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Investigation Into Suspicious Lakewood Fires Begins With Burned Cars

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Mark Watson, a former arson investigator with the Denver Fire Department, talks with CBS4's Howard Nathan (credit: CBS)

Mark Watson, a former arson investigator with the Denver Fire Department, talks with CBS4’s Howard Nathan (credit: CBS)

LAKEWOOD, Colo. (CBS4) – Fire investigators are trying to figure out who started five destructive fires on Tuesday morning.

At this point there are multiple investigations and investigators are still trying to determine if they’re connected.

The first fire started around 3:30 a.m. on Quebec near Iliff in Arapahoe County. Four more fires were started in Lakewood between 4 a.m. and 6 a.m. In Lakewood the investigation started with more than a dozen cars that burned.

Just one blazing car will reach temperatures topping 1,200 degrees, and at those temperatures it’s hard for investigators to learn where the fire began.

“It does pose a challenge,” said Mark Watson, a former arson investigator with the Denver Fire Department.

Watson said while challenging, it is possible to pinpoint the origin. The key is looking for rust, but not the obvious rust.

“If you still have paint down here, then you know the fire wasn’t as intense down here as it was here where it’s already starting to rust because it’s burned off all the paint and it’s starting to oxidize right away,” Watson said while showing CBS4’s Howard Nathan a burned training car.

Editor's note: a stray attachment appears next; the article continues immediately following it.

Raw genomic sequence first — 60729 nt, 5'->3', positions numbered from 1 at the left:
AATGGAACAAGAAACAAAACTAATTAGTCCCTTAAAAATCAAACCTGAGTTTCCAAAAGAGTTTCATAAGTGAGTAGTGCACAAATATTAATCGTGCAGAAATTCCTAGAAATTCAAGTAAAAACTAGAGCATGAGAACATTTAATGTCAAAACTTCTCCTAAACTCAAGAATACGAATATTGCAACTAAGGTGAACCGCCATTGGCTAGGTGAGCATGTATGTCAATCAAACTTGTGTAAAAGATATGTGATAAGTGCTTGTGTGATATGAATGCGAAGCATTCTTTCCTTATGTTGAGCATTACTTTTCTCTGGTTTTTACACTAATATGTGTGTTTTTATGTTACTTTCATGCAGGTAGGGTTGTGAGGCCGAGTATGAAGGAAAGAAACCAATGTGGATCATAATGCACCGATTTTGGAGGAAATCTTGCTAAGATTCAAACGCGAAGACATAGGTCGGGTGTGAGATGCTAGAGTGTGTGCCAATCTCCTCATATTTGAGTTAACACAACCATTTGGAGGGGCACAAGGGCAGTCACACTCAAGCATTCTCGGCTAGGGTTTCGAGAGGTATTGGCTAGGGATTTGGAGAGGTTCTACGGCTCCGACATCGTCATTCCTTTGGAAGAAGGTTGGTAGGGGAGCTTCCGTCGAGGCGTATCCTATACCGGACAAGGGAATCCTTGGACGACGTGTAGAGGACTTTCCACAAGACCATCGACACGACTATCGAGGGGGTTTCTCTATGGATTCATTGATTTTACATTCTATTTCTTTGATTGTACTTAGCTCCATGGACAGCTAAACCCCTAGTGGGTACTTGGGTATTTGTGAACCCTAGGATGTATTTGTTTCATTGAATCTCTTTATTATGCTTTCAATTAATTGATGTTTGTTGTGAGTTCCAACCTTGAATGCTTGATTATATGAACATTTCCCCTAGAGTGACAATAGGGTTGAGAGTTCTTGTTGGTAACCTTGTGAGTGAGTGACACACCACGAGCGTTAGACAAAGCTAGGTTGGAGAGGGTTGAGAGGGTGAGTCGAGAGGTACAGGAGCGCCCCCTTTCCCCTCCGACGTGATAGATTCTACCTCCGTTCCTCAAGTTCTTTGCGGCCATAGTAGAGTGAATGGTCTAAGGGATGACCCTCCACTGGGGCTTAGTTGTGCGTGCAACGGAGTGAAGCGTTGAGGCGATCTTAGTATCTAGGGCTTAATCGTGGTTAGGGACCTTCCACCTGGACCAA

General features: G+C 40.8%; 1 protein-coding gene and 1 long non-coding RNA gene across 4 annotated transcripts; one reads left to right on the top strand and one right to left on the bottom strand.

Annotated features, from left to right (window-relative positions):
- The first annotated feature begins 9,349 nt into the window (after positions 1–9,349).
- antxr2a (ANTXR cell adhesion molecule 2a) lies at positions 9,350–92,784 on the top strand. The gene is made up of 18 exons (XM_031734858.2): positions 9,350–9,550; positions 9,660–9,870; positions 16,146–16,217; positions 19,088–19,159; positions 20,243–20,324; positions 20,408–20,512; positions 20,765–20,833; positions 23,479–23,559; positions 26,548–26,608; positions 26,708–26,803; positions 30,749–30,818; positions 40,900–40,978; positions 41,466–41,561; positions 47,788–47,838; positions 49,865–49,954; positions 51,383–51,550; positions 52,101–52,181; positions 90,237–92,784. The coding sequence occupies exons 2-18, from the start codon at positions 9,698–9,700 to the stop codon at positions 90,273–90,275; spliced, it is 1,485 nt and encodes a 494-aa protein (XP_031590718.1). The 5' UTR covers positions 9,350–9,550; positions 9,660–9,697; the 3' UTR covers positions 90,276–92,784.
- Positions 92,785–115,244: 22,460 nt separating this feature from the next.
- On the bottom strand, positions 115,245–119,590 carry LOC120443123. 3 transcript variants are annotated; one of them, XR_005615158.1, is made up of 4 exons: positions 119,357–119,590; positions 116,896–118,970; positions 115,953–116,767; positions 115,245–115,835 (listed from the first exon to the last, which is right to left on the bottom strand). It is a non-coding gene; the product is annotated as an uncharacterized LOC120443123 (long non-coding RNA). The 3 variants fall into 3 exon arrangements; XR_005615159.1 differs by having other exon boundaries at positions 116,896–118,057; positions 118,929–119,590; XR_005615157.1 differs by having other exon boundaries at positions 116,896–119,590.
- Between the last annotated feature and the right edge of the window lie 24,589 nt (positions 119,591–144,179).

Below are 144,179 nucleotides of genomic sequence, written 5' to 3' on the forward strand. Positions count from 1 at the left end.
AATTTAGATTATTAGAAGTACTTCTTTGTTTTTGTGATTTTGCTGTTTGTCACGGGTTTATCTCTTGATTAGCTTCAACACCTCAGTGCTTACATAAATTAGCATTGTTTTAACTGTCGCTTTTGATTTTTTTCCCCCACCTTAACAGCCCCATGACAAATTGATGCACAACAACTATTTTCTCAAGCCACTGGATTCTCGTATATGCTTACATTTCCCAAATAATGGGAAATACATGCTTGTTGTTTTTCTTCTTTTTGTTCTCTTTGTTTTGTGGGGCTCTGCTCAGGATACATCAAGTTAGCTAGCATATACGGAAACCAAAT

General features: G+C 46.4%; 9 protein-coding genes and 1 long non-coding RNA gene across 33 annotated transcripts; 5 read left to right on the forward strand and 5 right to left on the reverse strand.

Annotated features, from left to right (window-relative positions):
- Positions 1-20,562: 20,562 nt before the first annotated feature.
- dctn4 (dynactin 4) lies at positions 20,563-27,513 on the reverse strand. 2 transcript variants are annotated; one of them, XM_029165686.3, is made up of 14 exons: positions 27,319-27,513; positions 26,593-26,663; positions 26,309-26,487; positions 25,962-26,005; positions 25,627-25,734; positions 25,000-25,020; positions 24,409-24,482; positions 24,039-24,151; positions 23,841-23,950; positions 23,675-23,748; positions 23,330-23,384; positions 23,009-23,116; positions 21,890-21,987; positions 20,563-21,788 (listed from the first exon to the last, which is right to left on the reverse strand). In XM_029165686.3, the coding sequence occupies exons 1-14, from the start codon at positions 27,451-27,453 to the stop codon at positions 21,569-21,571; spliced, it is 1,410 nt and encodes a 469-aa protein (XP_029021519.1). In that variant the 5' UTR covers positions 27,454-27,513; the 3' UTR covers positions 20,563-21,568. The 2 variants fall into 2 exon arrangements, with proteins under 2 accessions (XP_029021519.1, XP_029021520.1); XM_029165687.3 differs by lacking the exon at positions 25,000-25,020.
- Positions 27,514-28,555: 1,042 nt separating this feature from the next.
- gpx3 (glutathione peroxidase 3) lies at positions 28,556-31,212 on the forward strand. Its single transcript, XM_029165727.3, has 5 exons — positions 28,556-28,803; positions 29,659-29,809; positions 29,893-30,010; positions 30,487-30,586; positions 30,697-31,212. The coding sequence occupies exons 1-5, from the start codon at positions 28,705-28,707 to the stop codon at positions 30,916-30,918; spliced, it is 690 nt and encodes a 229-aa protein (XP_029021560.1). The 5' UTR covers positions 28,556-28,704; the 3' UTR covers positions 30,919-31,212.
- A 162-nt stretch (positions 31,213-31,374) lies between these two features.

West Metro Fire said four cars from each of Tuesday’s fires are being analyzed for evidence. Investigators hope to find a sample of what was used to spread the fire, such as gasoline.

“If you take those samples, take them to the lab, you’re going to find remnants of that; it’s not going to be completely gone,” Watson said.

Tuesday’s first Lakewood fire was reported approximately 50 minutes after the fire near Aurora on Quebec Street. Arson investigators are now trying to learn if a fire started on the 3rd floor at the Woodhaven Apartments is connected to the cars fires in Lakewood.

“It could take weeks, months, especially when you’re waiting for samples to come back from the lab,” Watson said. “It could take some time.”

West Metro Fire is hoping to learn some results from the lab in two weeks. In the meantime West Metro Fire and Lakewood police have interviewed about 20 people so far as the search continues for a firebug.

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